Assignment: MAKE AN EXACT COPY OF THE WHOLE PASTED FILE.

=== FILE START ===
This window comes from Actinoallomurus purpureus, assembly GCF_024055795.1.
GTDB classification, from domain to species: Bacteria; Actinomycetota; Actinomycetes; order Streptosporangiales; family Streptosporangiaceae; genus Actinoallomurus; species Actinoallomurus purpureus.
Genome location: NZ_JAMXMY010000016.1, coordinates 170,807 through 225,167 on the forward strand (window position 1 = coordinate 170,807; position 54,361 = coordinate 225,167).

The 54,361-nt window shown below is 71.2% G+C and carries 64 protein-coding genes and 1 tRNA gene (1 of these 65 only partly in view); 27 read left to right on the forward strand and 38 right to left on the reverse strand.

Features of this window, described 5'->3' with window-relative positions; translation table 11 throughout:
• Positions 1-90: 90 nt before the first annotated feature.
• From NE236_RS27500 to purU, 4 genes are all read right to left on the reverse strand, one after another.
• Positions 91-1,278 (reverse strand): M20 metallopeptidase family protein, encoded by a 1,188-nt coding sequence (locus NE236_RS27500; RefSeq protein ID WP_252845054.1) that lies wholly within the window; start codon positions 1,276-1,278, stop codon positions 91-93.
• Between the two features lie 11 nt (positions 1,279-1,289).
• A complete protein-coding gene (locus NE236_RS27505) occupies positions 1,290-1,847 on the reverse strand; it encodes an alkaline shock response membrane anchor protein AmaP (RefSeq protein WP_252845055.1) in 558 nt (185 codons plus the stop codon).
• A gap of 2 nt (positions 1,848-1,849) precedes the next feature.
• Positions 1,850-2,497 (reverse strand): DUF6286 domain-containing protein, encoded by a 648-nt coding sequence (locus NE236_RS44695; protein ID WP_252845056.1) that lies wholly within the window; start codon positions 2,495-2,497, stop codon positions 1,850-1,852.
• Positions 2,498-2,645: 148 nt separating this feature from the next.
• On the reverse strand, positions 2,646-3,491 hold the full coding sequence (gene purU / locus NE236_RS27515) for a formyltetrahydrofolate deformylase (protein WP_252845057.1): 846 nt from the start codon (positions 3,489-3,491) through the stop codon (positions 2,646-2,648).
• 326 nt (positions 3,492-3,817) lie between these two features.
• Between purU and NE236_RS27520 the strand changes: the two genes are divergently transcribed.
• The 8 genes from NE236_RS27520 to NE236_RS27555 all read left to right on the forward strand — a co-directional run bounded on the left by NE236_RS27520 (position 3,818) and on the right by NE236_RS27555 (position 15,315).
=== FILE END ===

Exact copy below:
This window comes from Actinoallomurus purpureus, assembly GCF_024055795.1.
GTDB classification, from domain to species: Bacteria; Actinomycetota; Actinomycetes; order Streptosporangiales; family Streptosporangiaceae; genus Actinoallomurus; species Actinoallomurus purpureus.
Genome location: NZ_JAMXMY010000016.1, coordinates 170,807 through 225,167 on the forward strand (window position 1 = coordinate 170,807; position 54,361 = coordinate 225,167).

The 54,361-nt window shown below is 71.2% G+C and carries 64 protein-coding genes and 1 tRNA gene (1 of these 65 only partly in view); 27 read left to right on the forward strand and 38 right to left on the reverse strand.

Features of this window, described 5'->3' with window-relative positions; translation table 11 throughout:
• Positions 1-90: 90 nt before the first annotated feature.
• From NE236_RS27500 to purU, 4 genes are all read right to left on the reverse strand, one after another.
• Positions 91-1,278 (reverse strand): M20 metallopeptidase family protein, encoded by a 1,188-nt coding sequence (locus NE236_RS27500; RefSeq protein ID WP_252845054.1) that lies wholly within the window; start codon positions 1,276-1,278, stop codon positions 91-93.
• Between the two features lie 11 nt (positions 1,279-1,289).
• A complete protein-coding gene (locus NE236_RS27505) occupies positions 1,290-1,847 on the reverse strand; it encodes an alkaline shock response membrane anchor protein AmaP (RefSeq protein WP_252845055.1) in 558 nt (185 codons plus the stop codon).
• A gap of 2 nt (positions 1,848-1,849) precedes the next feature.
• Positions 1,850-2,497 (reverse strand): DUF6286 domain-containing protein, encoded by a 648-nt coding sequence (locus NE236_RS44695; protein ID WP_252845056.1) that lies wholly within the window; start codon positions 2,495-2,497, stop codon positions 1,850-1,852.
• Positions 2,498-2,645: 148 nt separating this feature from the next.
• On the reverse strand, positions 2,646-3,491 hold the full coding sequence (gene purU / locus NE236_RS27515) for a formyltetrahydrofolate deformylase (protein WP_252845057.1): 846 nt from the start codon (positions 3,489-3,491) through the stop codon (positions 2,646-2,648).
• 326 nt (positions 3,492-3,817) lie between these two features.
• Between purU and NE236_RS27520 the strand changes: the two genes are divergently transcribed.
• The 8 genes from NE236_RS27520 to NE236_RS27555 all read left to right on the forward strand — a co-directional run bounded on the left by NE236_RS27520 (position 3,818) and on the right by NE236_RS27555 (position 15,315).